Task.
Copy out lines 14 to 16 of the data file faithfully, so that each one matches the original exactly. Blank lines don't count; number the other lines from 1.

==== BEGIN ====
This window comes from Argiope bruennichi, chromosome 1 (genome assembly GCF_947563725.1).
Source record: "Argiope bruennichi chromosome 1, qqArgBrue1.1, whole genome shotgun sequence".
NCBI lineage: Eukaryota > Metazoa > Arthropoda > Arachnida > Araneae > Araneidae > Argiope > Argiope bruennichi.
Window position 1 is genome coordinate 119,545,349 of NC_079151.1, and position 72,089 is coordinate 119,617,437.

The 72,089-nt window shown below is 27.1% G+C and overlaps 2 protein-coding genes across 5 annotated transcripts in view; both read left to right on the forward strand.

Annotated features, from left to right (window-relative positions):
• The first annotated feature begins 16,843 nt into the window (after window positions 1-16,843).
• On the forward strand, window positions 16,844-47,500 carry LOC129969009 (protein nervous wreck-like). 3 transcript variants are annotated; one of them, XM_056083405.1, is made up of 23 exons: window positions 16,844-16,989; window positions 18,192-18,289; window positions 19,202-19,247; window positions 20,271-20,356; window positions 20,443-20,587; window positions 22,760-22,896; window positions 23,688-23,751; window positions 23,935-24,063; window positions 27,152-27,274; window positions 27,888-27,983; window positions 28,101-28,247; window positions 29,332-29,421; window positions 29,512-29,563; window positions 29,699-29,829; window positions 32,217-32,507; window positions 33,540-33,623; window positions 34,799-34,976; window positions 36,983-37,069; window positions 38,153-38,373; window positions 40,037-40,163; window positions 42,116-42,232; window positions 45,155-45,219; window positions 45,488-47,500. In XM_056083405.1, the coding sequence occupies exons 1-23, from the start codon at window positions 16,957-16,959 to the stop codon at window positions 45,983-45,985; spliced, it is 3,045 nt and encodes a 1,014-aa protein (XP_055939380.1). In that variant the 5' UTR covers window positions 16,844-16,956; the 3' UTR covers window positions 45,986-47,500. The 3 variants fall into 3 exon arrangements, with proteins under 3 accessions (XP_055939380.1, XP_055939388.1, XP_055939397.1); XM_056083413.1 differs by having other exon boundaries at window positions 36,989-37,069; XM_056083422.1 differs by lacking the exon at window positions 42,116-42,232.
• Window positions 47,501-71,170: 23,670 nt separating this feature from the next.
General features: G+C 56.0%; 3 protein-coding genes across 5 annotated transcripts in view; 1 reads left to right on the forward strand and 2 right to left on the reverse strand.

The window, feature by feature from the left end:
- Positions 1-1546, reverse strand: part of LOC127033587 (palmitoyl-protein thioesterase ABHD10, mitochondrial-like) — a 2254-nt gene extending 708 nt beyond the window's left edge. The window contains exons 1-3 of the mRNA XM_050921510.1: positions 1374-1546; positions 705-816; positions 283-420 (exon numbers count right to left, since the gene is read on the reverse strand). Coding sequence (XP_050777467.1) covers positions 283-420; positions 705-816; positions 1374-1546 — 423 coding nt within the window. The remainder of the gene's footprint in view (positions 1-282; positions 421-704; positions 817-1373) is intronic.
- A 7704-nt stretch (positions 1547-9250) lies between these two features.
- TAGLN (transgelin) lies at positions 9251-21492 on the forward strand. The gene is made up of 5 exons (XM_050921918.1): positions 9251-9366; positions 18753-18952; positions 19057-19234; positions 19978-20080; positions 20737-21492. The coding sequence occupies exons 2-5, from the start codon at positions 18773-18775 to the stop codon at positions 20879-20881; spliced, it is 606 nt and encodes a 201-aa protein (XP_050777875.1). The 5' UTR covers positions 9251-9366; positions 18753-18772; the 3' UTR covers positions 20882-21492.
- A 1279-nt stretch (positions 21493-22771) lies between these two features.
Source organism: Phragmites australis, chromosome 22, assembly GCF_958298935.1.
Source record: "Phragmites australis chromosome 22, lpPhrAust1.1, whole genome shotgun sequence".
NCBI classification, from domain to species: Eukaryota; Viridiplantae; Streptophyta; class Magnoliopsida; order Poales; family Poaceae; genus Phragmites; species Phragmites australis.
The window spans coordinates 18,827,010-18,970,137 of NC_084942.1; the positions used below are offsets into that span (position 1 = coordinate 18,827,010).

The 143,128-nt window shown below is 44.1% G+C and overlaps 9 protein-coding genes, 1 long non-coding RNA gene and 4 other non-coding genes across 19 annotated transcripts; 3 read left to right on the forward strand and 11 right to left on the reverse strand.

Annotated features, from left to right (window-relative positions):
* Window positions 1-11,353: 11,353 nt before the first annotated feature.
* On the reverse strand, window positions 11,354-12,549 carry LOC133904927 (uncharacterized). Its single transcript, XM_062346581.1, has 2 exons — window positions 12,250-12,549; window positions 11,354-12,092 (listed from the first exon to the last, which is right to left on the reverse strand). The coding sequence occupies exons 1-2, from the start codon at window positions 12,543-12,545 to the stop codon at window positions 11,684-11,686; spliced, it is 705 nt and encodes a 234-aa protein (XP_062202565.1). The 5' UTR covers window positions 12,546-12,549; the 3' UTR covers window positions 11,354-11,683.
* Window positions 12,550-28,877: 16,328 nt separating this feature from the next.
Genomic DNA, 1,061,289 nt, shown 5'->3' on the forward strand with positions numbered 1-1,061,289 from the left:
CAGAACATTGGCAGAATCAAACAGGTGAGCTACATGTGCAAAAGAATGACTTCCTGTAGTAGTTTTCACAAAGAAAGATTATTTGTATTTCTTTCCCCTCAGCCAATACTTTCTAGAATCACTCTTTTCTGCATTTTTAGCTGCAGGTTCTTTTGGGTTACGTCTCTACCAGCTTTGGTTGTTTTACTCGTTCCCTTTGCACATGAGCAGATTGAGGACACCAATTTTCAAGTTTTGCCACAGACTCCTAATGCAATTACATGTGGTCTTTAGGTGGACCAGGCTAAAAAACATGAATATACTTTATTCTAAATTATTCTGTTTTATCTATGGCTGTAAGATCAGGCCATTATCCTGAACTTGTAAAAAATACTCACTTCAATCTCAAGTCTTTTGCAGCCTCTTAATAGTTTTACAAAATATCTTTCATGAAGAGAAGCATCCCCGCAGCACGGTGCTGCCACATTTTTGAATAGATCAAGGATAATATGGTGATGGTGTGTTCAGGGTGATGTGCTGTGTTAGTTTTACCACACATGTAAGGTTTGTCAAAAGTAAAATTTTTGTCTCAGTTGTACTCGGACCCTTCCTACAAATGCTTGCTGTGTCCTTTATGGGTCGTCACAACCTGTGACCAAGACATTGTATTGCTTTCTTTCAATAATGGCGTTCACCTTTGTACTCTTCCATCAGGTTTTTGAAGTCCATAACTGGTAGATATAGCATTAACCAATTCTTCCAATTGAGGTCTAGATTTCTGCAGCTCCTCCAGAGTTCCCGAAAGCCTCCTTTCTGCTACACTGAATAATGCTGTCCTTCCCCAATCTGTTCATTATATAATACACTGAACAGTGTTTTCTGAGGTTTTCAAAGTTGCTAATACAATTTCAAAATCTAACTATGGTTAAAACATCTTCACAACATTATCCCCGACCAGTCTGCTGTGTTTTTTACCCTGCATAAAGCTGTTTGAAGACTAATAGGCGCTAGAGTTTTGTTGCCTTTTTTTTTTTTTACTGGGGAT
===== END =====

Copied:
- TAGLN (transgelin) lies at positions 9251-21492 on the forward strand. The gene is made up of 5 exons (XM_050921918.1): positions 9251-9366; positions 18753-18952; positions 19057-19234; positions 19978-20080; positions 20737-21492. The coding sequence occupies exons 2-5, from the start codon at positions 18773-18775 to the stop codon at positions 20879-20881; spliced, it is 606 nt and encodes a 201-aa protein (XP_050777875.1). The 5' UTR covers positions 9251-9366; positions 18753-18772; the 3' UTR covers positions 20882-21492.
- A 1279-nt stretch (positions 21493-22771) lies between these two features.
Source organism: Phragmites australis, chromosome 22, assembly GCF_958298935.1.